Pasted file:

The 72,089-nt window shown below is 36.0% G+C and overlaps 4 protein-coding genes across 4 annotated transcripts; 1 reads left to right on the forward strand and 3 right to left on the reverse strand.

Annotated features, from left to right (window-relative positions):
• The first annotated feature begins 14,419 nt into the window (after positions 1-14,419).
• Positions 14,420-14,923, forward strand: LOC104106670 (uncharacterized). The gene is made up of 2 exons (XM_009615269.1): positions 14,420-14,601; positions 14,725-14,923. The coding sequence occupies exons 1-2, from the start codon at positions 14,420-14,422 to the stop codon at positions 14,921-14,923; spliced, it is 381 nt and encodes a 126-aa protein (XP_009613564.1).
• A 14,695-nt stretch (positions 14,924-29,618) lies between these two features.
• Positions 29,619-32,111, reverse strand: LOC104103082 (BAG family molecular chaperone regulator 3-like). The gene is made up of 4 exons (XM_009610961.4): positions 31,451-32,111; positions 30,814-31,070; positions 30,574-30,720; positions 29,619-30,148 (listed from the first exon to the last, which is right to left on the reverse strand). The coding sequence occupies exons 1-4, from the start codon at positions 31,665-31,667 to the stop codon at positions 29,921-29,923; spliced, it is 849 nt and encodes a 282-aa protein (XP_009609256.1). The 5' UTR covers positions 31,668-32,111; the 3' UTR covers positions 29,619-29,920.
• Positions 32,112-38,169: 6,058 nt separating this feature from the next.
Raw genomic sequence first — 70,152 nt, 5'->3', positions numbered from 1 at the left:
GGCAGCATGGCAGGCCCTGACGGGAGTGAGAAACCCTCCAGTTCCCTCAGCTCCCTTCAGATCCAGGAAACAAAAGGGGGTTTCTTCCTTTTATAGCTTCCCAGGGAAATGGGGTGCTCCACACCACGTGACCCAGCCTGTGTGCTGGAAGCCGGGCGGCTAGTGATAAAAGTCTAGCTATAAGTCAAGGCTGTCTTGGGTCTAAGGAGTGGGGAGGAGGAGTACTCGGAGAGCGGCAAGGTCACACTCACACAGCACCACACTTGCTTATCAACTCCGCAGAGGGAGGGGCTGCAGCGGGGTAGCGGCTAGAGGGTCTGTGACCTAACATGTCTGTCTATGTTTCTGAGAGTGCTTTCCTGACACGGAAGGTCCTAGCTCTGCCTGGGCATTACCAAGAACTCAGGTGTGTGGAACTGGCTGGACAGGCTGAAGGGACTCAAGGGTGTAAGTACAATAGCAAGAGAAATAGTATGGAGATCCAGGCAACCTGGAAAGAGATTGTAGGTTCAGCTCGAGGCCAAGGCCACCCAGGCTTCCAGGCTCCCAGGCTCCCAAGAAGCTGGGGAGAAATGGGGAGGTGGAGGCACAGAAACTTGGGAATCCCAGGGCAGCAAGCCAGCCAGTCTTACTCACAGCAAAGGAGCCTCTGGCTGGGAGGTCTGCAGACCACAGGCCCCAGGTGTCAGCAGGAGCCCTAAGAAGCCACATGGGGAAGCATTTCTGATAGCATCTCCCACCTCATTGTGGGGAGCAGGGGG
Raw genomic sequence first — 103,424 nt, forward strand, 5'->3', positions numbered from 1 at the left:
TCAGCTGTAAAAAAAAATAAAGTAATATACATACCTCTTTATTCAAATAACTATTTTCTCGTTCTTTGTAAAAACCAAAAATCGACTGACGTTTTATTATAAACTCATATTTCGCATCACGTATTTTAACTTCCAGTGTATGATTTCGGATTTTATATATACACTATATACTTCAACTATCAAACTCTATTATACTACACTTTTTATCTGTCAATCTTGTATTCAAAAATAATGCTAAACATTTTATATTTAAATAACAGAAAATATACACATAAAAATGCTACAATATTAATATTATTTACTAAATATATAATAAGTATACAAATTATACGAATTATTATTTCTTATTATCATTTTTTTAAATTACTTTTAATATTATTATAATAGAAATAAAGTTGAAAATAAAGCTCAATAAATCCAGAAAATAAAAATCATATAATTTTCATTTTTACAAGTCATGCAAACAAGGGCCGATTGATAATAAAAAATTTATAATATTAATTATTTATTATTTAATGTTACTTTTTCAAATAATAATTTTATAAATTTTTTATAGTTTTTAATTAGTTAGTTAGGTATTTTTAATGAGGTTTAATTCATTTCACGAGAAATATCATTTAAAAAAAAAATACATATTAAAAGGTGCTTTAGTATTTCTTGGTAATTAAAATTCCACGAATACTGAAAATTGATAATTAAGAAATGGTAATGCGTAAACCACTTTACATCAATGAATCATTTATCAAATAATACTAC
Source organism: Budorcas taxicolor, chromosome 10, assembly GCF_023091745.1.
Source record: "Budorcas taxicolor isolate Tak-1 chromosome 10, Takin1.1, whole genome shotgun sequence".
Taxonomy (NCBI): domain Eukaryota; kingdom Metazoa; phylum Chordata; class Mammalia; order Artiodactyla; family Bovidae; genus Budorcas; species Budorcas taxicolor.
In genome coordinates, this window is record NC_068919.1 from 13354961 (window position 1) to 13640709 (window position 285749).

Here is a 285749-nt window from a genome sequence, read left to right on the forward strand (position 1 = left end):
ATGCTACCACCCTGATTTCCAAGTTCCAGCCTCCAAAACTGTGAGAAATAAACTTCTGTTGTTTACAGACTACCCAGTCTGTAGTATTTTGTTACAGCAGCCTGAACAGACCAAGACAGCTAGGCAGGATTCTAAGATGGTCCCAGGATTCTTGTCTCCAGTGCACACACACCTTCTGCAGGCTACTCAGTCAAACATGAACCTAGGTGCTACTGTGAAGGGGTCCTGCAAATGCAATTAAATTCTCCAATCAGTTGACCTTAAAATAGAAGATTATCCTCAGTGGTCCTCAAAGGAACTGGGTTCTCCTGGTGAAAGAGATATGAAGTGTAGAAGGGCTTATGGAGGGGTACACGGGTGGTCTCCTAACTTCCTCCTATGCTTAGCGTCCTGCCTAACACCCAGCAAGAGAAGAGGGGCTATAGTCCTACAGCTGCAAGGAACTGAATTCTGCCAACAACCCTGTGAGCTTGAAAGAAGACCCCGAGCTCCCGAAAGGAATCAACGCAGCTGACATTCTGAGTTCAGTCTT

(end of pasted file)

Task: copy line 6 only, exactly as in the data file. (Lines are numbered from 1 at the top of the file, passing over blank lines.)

• Positions 29,619-32,111, reverse strand: LOC104103082 (BAG family molecular chaperone regulator 3-like). The gene is made up of 4 exons (XM_009610961.4): positions 31,451-32,111; positions 30,814-31,070; positions 30,574-30,720; positions 29,619-30,148 (listed from the first exon to the last, which is right to left on the reverse strand). The coding sequence occupies exons 1-4, from the start codon at positions 31,665-31,667 to the stop codon at positions 29,921-29,923; spliced, it is 849 nt and encodes a 282-aa protein (XP_009609256.1). The 5' UTR covers positions 31,668-32,111; the 3' UTR covers positions 29,619-29,920.